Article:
Difference between Common Intention and Common Object PPC 1860

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Difference between Common Intention and Common Object PPC 1860

The difference between the two concepts is:

Guiding Principles

The principle of vicarious liability, laid down in section 149 of the Pakistan Penal Code, is an extension of the same principle laid down in section 34 of the Pakistan Penal Code. The only difference between the two is that in the former case the guiding factor is the common object, while in the latter case it is the common intention. (PLD 1959 LAH 405)

Participation

Section 34 will not apply unless the accused has actually participated in commission of the offence. In contrast with this u/s. 149, the mere fact that a person is a member of an unlawful assembly at the time when the another member of such assembly commits an offence in prosecution of the object of the assembly, is enough to make the former guilty, though he had not himself in any way taken part in the commission of the crime. (AIR 1963 SC 118)

Commission of Offence

Under s. 149, the offence may be one which is committed in prosecution of the common object of the unlawful assembly or may be one which the members of such unlawful assembly knew to be likely to be committed in the prosecution of such object. But u/s. 34 the criminal act must be done in furtherance of the common intention of the joint criminals. It is not enough if the criminals only knew that such an act was likely to be committed as a result of their activity. [1963 Cri LJ 570]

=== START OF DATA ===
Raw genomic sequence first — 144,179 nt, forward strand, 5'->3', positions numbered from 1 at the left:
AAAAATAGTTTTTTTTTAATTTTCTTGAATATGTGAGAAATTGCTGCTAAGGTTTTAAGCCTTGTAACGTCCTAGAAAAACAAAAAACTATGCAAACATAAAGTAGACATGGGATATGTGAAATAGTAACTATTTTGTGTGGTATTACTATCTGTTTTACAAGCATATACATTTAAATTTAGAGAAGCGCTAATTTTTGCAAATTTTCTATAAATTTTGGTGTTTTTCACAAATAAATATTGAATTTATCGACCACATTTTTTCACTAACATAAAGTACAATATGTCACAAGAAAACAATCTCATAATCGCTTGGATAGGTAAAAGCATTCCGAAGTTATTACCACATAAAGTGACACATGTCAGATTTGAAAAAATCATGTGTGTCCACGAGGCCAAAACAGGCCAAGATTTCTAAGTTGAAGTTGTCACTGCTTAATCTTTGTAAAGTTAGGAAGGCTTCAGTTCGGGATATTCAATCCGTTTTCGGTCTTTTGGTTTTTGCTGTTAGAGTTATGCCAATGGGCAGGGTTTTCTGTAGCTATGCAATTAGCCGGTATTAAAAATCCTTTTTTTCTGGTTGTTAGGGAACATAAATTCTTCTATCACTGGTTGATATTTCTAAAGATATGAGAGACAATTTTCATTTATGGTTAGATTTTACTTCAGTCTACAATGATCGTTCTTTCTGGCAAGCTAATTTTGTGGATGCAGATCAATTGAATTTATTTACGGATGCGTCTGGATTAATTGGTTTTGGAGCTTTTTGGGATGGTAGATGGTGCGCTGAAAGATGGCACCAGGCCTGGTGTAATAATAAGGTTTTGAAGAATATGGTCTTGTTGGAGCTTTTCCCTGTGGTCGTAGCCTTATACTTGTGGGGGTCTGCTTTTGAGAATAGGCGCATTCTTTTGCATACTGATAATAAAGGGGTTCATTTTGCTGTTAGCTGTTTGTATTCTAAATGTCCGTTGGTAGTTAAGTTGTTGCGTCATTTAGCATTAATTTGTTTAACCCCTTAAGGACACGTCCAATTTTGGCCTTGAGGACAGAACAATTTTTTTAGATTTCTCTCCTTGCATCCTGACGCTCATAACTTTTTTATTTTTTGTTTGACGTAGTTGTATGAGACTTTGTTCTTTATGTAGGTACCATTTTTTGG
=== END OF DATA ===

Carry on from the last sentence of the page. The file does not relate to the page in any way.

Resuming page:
Spur of a moment

Common intention can be developed even at the spur of the moment, but common object cannot be so developed. Lesser the number of people gathered together, the greater would be chances of developing common intention in the shortest and quickest possible time while the minds of five or more than five persons could not react together. 1998 (PCrLJ 1192)

Number of Persons:

When the offence is committed with a common object by more than five persons then it will amount to an offence u/s. 149 whereas if an offence is committed with a common object by persons less than five, the offence will come u/s.34. (1996 Cri LJ 1429).

Prior Plan:

The expression common intention implies a pre-concert plan before the act. The common object of an unlawful assembly does not require a prior concert.

Applicability:

The object of unlawful assembly may be common, but this does not mean that the intention of the several members of the unlawful assembly in regard to the things to be done in prosecution of the common object is common. Unless the intention is common s. 34 will not come into play but although the intention is not common. Section 149 may apply. (AIR 1941 Oudh 517

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